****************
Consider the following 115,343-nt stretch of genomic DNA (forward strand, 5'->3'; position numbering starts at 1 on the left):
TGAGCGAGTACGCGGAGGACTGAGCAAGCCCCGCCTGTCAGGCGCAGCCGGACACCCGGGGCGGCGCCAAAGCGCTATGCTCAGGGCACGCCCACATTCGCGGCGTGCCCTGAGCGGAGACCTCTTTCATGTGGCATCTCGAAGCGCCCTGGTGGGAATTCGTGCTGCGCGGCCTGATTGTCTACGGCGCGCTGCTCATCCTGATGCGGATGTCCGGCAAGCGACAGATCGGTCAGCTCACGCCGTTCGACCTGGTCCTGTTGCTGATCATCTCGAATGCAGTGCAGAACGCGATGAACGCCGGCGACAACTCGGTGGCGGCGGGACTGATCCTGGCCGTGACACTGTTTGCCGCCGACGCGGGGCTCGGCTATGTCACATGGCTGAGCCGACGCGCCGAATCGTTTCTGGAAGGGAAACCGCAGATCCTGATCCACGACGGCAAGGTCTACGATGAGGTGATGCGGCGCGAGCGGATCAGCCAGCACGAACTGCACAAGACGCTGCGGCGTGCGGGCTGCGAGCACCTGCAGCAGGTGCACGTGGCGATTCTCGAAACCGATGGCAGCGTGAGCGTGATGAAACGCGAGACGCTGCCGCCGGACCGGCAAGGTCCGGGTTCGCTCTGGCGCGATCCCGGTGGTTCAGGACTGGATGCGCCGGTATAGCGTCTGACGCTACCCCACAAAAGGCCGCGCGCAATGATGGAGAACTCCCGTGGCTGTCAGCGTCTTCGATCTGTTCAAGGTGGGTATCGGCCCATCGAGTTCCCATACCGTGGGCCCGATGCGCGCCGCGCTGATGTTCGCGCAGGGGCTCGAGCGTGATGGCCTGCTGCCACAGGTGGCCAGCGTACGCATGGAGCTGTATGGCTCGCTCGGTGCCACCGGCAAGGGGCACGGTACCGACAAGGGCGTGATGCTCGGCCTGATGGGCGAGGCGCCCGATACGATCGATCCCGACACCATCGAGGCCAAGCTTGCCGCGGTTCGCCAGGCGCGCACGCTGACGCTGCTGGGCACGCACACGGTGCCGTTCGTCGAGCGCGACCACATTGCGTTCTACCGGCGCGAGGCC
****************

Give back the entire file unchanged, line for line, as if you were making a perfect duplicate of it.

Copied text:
Consider the following 115,343-nt stretch of genomic DNA (forward strand, 5'->3'; position numbering starts at 1 on the left):
TGAGCGAGTACGCGGAGGACTGAGCAAGCCCCGCCTGTCAGGCGCAGCCGGACACCCGGGGCGGCGCCAAAGCGCTATGCTCAGGGCACGCCCACATTCGCGGCGTGCCCTGAGCGGAGACCTCTTTCATGTGGCATCTCGAAGCGCCCTGGTGGGAATTCGTGCTGCGCGGCCTGATTGTCTACGGCGCGCTGCTCATCCTGATGCGGATGTCCGGCAAGCGACAGATCGGTCAGCTCACGCCGTTCGACCTGGTCCTGTTGCTGATCATCTCGAATGCAGTGCAGAACGCGATGAACGCCGGCGACAACTCGGTGGCGGCGGGACTGATCCTGGCCGTGACACTGTTTGCCGCCGACGCGGGGCTCGGCTATGTCACATGGCTGAGCCGACGCGCCGAATCGTTTCTGGAAGGGAAACCGCAGATCCTGATCCACGACGGCAAGGTCTACGATGAGGTGATGCGGCGCGAGCGGATCAGCCAGCACGAACTGCACAAGACGCTGCGGCGTGCGGGCTGCGAGCACCTGCAGCAGGTGCACGTGGCGATTCTCGAAACCGATGGCAGCGTGAGCGTGATGAAACGCGAGACGCTGCCGCCGGACCGGCAAGGTCCGGGTTCGCTCTGGCGCGATCCCGGTGGTTCAGGACTGGATGCGCCGGTATAGCGTCTGACGCTACCCCACAAAAGGCCGCGCGCAATGATGGAGAACTCCCGTGGCTGTCAGCGTCTTCGATCTGTTCAAGGTGGGTATCGGCCCATCGAGTTCCCATACCGTGGGCCCGATGCGCGCCGCGCTGATGTTCGCGCAGGGGCTCGAGCGTGATGGCCTGCTGCCACAGGTGGCCAGCGTACGCATGGAGCTGTATGGCTCGCTCGGTGCCACCGGCAAGGGGCACGGTACCGACAAGGGCGTGATGCTCGGCCTGATGGGCGAGGCGCCCGATACGATCGATCCCGACACCATCGAGGCCAAGCTTGCCGCGGTTCGCCAGGCGCGCACGCTGACGCTGCTGGGCACGCACACGGTGCCGTTCGTCGAGCGCGACCACATTGCGTTCTACCGGCGCGAGGCC